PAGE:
Create jQuery client that invokes the minimal APIs (Sign In and Sign Out)

In the previous part of this multipart article series we migrated the minimal APIs to API controller in order to understand the efforts involved in the process. So far we have learned various aspects of creating minimal APIs. Now let's learn to create client applications that consume the minimal APIs. If you know how to invoke a controller based Web API using client side libraries such as jQuery, you will find this process quite similar. But if you haven't done that before you will find this part interesting. To that end this part teaches you to invoke the minimal APIs using jQuery Ajax.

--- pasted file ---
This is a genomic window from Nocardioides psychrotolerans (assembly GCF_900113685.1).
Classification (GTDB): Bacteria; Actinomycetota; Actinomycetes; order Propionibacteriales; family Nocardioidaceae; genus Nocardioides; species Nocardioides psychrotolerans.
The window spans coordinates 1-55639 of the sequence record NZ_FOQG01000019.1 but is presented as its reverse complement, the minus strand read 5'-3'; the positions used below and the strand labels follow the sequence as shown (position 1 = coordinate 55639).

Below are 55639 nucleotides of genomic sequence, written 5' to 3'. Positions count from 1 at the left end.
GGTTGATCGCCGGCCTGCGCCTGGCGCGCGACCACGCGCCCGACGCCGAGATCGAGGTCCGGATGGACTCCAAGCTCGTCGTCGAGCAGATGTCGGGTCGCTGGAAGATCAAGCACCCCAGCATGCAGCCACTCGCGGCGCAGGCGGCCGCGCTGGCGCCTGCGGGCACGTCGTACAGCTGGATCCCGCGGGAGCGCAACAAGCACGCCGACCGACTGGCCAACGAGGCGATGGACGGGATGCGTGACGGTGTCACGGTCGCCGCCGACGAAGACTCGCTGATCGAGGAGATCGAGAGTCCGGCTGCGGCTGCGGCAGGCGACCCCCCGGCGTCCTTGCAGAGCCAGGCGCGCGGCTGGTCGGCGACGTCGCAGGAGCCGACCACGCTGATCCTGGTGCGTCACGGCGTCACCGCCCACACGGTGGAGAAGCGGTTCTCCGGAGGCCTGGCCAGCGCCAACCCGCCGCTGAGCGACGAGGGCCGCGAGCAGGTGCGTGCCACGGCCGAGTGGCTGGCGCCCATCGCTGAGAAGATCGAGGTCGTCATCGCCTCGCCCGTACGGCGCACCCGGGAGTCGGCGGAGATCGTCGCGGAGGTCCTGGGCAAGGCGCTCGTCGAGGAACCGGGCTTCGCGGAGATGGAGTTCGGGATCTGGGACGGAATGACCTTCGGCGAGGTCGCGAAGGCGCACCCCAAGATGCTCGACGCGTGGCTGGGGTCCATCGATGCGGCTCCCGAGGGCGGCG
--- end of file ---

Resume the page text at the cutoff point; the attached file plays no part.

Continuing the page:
Before we write any code, let's see how the client UI looks like and how does it work.

See the following figure that shows the client page making requests to the minimal APIs.

As you can seem there are three buttons at the top - Sign In, Sign Out, and Fill Drop Down. The Sign In button retrieves a JWT by supplying a fixed user ID and password. In a more real world client you will have a login dialog or page that captures these details. Upon successful sign in a message is displayed to the user as shown below:

The Sign Out button removes the JWT issued earlier. The Fill Drop Down button loads the initial Employee IDs in the drop down list.

The Employee IDs are displayed in the drop down list below the buttons. Upon selecting an Employee ID, its First Name and Last Name are displayed in the respective textboxes.